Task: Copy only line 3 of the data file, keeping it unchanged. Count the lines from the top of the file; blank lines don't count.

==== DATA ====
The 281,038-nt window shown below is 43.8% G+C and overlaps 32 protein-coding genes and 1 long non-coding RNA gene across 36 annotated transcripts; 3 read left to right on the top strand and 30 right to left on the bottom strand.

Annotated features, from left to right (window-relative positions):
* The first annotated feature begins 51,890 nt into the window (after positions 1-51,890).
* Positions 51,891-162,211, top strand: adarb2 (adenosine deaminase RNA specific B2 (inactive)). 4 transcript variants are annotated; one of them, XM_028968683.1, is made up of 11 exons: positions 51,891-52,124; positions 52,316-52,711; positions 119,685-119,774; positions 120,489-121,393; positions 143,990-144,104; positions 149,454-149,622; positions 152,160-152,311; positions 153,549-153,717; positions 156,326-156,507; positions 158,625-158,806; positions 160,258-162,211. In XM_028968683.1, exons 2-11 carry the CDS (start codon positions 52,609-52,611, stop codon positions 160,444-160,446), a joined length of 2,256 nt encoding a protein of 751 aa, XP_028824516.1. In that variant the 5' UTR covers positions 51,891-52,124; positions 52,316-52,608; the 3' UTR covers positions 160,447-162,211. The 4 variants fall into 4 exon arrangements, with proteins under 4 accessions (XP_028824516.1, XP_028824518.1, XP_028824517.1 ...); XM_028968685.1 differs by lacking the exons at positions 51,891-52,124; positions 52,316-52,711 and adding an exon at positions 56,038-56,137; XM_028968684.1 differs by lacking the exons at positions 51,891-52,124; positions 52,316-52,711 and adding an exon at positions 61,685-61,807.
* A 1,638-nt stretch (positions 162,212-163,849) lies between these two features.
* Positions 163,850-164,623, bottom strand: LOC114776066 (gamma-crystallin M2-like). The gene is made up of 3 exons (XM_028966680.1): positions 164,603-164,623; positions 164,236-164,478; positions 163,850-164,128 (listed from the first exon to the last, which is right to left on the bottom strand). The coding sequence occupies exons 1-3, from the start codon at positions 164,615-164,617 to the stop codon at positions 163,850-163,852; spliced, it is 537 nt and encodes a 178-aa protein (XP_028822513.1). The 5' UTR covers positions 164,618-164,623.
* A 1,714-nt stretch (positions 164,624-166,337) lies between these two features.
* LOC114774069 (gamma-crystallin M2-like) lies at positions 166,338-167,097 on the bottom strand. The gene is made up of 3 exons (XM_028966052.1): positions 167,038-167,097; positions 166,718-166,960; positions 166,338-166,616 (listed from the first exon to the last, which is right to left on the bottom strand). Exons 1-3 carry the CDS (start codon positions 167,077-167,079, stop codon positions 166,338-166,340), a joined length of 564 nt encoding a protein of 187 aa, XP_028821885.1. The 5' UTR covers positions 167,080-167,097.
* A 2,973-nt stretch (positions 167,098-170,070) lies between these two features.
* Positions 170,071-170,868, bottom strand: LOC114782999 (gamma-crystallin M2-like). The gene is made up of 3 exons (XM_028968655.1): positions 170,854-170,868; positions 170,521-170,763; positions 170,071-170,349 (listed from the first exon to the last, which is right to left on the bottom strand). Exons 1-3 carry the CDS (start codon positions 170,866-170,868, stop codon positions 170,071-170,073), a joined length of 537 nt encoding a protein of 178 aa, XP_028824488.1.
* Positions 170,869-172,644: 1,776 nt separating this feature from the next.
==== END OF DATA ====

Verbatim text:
* The first annotated feature begins 51,890 nt into the window (after positions 1-51,890).